How to Avoid Pulmonary Edema at High Elevation

How to Avoid Pulmonary Edema at High Elevation
Pulmonary edema is caused by excess fluid in the lungs. Every time you take a breath, the air sacs in your lungs take in oxygen while releasing carbon dioxide. In most cases, this exchange of gases is not problematic. However, under some circumstances the increased pressure in your blood vessels will force excess fluid into your lungs.This prevents your lungs from absorbing oxygen, and causes a condition called pulmonary edema.

Usually, this condition is the result of some sort of heart condition. However, it also occurs at high altitude. In this case, high altitude is defined as altitudes over 6,500 feet. Whether you are a mountain climber of as backcountry skier, it behooves you to understand the risks on high-altitude pulmonary edema.


Difficulty: Moderately Challenging

Things You’ll Need:
  • Water Hiking or backcountry ski gear Medication prescribed by your doctor
  • Water
  • Hiking or backcountry ski gear
  • Medication prescribed by your doctor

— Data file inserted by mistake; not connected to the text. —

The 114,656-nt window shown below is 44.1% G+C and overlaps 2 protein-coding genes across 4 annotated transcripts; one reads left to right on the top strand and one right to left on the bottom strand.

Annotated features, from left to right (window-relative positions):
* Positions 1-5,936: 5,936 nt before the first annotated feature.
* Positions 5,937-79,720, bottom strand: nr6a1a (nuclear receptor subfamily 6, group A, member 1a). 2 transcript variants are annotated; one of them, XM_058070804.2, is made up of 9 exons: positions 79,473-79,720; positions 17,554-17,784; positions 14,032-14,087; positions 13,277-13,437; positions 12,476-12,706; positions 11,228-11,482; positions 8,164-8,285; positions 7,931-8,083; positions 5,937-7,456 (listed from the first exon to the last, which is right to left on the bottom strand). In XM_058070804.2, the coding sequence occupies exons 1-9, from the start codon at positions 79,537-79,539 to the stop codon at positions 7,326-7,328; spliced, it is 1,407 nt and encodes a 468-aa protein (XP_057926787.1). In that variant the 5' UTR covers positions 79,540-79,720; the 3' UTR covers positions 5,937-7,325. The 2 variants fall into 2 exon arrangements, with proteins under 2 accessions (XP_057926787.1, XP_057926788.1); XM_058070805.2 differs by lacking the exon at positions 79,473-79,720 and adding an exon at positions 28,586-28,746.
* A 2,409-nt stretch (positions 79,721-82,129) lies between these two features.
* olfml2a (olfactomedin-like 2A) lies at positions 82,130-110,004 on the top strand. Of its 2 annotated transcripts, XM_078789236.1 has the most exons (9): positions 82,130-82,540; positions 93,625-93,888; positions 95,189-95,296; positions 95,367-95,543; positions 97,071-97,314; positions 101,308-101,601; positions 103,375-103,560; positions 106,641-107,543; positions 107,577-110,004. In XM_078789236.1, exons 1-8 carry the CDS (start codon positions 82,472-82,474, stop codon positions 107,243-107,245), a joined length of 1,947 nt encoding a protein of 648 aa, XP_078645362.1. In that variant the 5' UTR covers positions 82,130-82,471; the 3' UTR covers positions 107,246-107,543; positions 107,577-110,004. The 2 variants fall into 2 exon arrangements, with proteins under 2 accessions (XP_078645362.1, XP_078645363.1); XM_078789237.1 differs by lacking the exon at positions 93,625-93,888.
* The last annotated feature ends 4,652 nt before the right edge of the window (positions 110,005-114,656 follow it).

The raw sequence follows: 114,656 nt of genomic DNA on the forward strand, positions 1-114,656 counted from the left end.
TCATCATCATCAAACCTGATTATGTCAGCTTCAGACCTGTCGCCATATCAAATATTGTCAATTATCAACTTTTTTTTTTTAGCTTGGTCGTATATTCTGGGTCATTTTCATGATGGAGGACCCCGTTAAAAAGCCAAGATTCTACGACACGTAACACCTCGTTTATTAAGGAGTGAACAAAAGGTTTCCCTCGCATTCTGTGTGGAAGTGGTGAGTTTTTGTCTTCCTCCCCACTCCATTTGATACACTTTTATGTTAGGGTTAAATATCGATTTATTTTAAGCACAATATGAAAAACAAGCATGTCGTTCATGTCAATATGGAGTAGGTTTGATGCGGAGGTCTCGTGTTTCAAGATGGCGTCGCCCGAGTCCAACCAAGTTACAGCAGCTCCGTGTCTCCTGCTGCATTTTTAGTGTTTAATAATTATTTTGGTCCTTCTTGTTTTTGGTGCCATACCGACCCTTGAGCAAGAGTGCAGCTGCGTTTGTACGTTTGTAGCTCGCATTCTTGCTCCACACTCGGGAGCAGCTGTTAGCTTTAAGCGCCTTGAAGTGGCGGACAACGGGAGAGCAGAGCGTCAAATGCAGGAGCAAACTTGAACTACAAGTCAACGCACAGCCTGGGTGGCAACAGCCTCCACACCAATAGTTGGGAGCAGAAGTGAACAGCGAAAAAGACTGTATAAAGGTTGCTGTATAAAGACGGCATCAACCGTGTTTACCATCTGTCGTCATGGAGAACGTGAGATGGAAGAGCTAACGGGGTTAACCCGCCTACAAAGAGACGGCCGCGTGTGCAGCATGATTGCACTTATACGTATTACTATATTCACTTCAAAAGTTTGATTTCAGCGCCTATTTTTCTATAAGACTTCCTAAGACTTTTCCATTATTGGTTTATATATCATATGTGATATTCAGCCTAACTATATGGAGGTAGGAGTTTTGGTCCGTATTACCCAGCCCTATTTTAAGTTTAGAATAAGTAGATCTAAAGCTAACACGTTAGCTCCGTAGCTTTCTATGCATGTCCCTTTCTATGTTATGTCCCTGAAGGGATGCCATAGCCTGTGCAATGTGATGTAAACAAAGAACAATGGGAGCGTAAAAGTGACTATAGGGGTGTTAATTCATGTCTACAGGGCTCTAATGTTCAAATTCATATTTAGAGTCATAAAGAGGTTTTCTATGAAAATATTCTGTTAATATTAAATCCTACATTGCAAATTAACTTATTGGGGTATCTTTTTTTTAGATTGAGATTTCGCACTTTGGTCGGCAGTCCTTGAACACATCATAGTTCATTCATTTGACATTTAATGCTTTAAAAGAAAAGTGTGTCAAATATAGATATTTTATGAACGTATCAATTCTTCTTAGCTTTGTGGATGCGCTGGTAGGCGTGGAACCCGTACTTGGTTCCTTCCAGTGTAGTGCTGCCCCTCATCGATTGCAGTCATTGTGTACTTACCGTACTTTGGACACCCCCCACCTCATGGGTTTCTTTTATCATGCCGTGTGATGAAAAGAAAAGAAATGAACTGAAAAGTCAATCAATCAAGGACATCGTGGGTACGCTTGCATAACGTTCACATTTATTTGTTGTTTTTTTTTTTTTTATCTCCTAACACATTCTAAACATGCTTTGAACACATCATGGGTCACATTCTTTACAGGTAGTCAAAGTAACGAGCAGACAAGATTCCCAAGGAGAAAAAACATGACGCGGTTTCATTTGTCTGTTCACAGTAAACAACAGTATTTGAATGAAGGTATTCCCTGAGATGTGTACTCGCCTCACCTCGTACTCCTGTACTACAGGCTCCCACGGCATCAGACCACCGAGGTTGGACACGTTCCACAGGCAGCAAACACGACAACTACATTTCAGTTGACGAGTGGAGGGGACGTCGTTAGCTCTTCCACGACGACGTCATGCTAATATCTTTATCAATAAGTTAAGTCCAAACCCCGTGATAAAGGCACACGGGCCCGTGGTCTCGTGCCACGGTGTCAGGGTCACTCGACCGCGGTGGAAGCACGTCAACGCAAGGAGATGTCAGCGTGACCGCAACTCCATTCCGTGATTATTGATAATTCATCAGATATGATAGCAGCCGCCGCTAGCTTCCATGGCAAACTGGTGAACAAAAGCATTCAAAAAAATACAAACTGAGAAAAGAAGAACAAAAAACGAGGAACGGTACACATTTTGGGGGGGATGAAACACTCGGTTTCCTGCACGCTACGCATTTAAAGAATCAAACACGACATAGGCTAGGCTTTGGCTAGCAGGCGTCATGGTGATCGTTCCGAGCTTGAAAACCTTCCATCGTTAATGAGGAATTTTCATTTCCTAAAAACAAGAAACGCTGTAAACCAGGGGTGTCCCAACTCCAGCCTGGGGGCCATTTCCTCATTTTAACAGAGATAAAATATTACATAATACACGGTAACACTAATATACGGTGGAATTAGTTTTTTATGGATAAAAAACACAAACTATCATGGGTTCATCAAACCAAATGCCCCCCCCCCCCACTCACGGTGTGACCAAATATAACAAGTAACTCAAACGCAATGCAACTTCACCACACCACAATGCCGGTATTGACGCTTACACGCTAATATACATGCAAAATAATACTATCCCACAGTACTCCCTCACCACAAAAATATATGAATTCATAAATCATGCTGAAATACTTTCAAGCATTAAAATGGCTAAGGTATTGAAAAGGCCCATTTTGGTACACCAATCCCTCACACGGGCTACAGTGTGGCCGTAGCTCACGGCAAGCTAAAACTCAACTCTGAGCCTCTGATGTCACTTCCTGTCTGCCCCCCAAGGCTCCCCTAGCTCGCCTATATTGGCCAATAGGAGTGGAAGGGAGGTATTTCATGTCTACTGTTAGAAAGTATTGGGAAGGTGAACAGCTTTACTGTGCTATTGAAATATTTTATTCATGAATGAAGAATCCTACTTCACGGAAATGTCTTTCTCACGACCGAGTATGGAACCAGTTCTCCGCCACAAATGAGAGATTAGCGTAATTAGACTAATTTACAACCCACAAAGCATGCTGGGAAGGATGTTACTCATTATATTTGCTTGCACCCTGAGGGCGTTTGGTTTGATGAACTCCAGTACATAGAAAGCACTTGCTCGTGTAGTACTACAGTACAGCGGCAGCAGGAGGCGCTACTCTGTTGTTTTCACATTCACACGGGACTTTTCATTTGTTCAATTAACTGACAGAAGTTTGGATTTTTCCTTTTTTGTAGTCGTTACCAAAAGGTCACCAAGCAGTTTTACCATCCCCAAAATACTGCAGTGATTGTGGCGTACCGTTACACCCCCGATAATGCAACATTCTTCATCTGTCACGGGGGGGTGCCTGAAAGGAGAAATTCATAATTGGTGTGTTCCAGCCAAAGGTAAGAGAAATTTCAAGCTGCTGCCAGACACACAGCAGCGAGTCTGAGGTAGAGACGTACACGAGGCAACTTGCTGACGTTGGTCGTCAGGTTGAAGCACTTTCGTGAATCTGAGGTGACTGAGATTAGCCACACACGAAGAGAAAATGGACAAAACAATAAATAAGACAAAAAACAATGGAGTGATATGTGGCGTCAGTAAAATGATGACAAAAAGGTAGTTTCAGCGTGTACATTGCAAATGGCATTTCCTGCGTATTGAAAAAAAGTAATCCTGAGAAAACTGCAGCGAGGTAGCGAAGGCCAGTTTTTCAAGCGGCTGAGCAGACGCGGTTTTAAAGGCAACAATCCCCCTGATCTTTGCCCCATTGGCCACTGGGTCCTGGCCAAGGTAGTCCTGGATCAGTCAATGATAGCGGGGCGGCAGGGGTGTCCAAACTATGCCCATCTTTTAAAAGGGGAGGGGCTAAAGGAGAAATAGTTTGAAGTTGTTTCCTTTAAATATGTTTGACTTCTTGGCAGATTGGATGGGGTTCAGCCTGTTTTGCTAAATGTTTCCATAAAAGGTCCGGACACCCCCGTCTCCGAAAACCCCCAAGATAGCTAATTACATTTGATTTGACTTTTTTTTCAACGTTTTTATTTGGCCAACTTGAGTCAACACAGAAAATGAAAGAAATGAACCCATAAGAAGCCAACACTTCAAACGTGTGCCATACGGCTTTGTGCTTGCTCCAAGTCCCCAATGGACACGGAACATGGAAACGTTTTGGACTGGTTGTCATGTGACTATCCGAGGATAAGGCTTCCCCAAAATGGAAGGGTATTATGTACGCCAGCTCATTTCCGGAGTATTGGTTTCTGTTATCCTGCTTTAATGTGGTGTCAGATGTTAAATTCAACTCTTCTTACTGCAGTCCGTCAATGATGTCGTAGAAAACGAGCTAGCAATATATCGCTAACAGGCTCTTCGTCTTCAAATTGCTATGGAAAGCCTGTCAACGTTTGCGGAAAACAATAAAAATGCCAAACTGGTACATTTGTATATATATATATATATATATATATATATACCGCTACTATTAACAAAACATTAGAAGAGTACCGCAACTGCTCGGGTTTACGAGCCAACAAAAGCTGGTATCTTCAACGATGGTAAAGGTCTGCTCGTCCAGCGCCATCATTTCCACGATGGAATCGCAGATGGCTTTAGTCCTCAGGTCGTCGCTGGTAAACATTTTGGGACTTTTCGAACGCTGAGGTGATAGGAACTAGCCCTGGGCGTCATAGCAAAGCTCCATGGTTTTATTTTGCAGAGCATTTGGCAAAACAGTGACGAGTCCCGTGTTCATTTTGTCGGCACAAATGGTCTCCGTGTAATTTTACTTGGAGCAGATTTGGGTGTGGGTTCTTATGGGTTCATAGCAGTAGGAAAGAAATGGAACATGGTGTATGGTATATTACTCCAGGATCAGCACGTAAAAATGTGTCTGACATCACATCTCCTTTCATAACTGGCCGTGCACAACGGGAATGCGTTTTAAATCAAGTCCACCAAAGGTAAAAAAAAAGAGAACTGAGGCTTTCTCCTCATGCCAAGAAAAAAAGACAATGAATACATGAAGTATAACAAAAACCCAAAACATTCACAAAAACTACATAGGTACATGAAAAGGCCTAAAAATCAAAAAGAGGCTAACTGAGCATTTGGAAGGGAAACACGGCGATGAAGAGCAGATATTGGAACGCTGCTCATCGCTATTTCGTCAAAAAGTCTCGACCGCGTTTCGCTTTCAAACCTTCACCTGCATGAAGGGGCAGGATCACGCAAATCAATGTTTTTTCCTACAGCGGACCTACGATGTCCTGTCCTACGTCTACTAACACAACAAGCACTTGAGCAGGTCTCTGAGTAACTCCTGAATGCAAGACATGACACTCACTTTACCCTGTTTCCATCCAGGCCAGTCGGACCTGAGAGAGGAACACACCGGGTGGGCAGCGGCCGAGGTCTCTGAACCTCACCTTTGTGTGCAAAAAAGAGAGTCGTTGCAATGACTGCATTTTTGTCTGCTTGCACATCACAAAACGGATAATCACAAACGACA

Step 1
Spend two days at a lower altitude before you ascend to a higher elevation. For example, if you plan to hike or ski the mountains of Colorado, spend a few days in Denver or Boulder.
Step 2
Stay hydrated. The symptoms of altitude sickness often mimic the symptoms of dehydration.
Step 3
Avoid alcohol and red meat for the first few days of your trip.
Step 4
Ascend gradually. If you plan to hike of Colorado's Fourteeners, do not ascend more than 1,000 feet at a time without stopping to acclimate to the elevation.
Step 5
Sleep at a lower elevation. Sleeping at high altitude causes insomnia.
Step 6
Familiarize your self with the symptoms of high altitude pulmonary edema. These include extreme fatigue, cough, chest tightness and congestion. Descend, and seek immediate medical help if you experience these symptoms.

Tips & Warnings

Some people find that ginseng and/or Viagra are helpful.
Your doctor might prescribe Diamox. However, this is dangerous if you are allergic to sulfa drugs.

Article Written By Lisa Mercer

In 1999, Lisa Mercer’s fitness, travel and skiing expertise inspired a writing career. Her books include "Open Your Heart with Winter Fitness" and "101 Women's Fitness Tips." Her articles have appeared in "Aspen Magazine," "HerSports," "32 Degrees," "Pregnancy Magazine" and "Wired." Mercer has a Bachelor of Arts in psychology from the City College of New York.

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